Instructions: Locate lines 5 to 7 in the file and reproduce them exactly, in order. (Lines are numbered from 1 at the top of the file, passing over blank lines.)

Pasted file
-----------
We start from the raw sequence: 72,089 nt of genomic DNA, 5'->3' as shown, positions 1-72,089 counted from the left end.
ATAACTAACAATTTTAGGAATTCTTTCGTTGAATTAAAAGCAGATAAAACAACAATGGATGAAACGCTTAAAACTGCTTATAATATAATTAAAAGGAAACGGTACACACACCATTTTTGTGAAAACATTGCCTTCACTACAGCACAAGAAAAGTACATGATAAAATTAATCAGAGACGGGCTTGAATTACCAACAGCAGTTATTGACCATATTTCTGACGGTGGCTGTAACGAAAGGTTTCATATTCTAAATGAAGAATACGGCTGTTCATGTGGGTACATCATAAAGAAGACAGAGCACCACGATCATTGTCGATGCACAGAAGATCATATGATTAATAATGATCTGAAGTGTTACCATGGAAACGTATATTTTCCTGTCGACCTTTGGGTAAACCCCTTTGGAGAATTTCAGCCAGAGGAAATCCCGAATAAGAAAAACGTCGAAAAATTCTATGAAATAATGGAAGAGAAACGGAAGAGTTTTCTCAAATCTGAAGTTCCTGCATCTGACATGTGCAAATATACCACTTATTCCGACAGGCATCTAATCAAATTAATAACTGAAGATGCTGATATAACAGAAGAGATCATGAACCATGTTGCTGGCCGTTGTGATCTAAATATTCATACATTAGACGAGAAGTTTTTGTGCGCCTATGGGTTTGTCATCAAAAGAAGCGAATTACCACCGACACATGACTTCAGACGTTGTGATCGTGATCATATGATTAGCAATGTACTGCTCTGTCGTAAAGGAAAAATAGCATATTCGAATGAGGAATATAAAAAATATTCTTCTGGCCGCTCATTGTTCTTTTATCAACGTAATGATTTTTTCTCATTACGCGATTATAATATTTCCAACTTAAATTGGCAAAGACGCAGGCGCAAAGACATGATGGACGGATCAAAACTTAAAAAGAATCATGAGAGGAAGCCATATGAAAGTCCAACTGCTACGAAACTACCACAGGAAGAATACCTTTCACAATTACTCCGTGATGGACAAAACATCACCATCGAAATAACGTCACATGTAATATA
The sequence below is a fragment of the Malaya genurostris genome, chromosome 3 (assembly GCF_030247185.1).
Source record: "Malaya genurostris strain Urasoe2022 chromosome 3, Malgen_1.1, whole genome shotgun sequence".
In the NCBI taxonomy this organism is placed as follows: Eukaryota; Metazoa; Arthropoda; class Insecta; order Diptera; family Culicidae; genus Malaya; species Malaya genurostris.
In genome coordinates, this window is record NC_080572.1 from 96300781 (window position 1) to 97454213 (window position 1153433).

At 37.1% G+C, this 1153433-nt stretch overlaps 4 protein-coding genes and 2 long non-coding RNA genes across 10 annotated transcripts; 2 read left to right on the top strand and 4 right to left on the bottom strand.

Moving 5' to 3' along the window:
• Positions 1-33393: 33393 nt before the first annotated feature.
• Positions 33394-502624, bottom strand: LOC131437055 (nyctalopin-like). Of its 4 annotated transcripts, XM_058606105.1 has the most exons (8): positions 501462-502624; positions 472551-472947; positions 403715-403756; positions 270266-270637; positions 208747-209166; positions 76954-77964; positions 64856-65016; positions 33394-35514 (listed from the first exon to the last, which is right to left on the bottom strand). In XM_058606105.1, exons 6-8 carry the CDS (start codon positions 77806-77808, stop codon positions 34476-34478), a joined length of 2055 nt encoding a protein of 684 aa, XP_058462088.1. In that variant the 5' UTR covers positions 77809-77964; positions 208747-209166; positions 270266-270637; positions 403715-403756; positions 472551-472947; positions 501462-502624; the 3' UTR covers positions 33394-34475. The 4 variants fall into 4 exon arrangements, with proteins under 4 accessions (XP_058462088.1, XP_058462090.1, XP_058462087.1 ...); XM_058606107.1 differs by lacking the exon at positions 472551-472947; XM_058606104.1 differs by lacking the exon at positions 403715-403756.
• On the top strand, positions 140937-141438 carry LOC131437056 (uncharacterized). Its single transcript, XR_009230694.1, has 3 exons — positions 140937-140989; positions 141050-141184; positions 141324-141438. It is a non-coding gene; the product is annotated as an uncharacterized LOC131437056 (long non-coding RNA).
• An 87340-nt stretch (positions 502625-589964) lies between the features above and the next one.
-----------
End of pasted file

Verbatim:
In the NCBI taxonomy this organism is placed as follows: Eukaryota; Metazoa; Arthropoda; class Insecta; order Diptera; family Culicidae; genus Malaya; species Malaya genurostris.
In genome coordinates, this window is record NC_080572.1 from 96300781 (window position 1) to 97454213 (window position 1153433).

At 37.1% G+C, this 1153433-nt stretch overlaps 4 protein-coding genes and 2 long non-coding RNA genes across 10 annotated transcripts; 2 read left to right on the top strand and 4 right to left on the bottom strand.